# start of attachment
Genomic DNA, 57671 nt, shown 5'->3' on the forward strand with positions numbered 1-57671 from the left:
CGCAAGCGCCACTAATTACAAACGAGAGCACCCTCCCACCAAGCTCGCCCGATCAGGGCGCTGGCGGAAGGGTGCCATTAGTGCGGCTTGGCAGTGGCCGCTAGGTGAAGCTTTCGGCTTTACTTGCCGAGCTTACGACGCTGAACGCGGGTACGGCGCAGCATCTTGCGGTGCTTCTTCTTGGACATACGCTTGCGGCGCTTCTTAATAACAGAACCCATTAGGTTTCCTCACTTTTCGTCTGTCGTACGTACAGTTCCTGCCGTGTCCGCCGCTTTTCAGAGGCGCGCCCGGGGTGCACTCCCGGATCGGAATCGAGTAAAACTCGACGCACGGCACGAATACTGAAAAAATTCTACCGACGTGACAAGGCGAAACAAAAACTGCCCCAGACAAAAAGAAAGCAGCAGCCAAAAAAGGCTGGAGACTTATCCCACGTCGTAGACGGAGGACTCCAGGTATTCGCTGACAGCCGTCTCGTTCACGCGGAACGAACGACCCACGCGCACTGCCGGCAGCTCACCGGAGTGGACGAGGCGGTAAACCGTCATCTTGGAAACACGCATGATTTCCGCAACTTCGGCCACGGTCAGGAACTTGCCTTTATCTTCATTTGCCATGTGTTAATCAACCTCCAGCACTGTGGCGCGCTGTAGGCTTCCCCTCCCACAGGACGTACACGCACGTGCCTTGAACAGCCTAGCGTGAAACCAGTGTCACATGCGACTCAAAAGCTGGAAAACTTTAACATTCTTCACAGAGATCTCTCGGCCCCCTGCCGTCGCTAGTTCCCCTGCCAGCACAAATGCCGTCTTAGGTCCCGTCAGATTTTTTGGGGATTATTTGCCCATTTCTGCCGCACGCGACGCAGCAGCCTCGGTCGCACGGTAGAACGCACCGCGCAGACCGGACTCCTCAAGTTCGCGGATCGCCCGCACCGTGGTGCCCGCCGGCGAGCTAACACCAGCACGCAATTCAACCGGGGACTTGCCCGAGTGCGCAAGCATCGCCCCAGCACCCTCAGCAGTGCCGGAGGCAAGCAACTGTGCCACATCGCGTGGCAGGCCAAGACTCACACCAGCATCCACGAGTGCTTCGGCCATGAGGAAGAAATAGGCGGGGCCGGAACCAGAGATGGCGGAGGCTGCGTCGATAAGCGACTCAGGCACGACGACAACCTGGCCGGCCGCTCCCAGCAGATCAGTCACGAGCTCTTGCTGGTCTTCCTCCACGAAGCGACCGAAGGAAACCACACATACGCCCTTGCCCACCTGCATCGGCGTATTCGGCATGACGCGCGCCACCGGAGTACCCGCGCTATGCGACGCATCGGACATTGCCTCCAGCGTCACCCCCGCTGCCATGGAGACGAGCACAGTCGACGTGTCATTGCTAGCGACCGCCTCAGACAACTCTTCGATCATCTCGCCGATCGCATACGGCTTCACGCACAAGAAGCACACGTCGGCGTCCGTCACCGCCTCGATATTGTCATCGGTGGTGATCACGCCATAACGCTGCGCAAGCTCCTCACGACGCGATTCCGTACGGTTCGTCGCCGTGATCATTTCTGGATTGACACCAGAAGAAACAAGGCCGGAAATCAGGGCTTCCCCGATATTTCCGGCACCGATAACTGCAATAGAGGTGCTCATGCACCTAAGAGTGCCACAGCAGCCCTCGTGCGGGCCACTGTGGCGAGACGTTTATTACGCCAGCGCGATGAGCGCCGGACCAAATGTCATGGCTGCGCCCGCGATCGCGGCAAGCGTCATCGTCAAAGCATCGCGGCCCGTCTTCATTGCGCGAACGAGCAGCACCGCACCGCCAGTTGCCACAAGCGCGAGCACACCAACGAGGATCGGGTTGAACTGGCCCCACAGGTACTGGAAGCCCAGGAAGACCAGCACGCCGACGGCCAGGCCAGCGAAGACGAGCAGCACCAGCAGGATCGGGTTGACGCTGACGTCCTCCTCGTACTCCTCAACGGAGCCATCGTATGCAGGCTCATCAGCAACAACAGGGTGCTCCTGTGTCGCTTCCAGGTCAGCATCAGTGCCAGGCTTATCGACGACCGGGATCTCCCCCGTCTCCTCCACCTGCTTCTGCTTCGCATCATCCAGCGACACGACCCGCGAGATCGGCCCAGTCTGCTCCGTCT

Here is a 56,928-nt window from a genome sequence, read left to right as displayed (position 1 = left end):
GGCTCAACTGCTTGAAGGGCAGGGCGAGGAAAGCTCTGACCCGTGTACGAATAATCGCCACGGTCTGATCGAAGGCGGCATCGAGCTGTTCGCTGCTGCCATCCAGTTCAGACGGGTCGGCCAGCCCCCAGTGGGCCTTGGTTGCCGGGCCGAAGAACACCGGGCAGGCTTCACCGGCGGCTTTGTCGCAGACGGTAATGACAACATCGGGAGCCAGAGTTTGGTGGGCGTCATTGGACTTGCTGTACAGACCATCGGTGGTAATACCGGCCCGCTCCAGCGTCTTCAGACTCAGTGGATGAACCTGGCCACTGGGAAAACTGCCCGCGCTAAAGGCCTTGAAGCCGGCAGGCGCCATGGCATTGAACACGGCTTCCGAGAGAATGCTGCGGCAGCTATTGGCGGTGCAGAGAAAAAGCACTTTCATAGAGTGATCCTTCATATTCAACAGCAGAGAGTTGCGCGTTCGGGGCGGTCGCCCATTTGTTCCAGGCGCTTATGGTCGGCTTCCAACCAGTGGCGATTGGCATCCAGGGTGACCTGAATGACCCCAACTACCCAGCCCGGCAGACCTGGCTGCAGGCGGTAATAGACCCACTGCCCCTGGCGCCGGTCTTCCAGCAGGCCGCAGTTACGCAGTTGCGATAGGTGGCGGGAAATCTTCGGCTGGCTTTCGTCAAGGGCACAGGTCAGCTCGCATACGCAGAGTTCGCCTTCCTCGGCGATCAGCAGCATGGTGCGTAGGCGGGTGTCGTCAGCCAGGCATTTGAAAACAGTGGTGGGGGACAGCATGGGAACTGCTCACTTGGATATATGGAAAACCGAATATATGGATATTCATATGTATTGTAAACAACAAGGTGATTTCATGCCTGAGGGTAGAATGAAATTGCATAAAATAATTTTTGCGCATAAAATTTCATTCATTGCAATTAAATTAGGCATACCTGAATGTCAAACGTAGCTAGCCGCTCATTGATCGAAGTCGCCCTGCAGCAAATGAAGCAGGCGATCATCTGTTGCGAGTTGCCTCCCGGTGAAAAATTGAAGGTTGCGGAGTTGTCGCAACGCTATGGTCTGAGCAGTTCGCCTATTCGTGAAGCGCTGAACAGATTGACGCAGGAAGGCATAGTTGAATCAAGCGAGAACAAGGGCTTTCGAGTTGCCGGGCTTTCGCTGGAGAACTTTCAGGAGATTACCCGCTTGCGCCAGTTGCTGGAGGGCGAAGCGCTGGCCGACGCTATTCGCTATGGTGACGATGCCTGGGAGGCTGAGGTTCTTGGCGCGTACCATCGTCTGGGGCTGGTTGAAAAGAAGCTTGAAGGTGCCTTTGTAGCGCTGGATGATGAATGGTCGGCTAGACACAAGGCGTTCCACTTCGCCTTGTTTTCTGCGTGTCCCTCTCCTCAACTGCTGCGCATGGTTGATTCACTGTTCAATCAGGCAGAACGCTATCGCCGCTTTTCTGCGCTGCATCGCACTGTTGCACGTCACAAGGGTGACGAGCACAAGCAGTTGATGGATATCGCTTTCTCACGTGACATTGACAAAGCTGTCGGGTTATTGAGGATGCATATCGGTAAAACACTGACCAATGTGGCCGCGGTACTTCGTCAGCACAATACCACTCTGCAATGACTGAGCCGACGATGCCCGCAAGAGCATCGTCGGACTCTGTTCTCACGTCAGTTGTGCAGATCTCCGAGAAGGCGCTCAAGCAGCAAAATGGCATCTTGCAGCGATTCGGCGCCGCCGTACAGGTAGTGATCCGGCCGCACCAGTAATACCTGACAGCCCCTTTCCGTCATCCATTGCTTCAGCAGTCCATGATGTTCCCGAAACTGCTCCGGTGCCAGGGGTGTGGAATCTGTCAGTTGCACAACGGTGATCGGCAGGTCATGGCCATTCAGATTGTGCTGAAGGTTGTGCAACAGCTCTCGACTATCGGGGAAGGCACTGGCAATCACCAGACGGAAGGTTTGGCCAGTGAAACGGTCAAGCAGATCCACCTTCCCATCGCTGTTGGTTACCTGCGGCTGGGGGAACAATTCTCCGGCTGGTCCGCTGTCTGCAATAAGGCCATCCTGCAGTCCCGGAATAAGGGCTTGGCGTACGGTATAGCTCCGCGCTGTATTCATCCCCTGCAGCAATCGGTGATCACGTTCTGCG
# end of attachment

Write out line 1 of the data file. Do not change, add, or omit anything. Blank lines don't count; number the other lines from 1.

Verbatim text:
Genomic DNA, 57671 nt, shown 5'->3' on the forward strand with positions numbered 1-57671 from the left: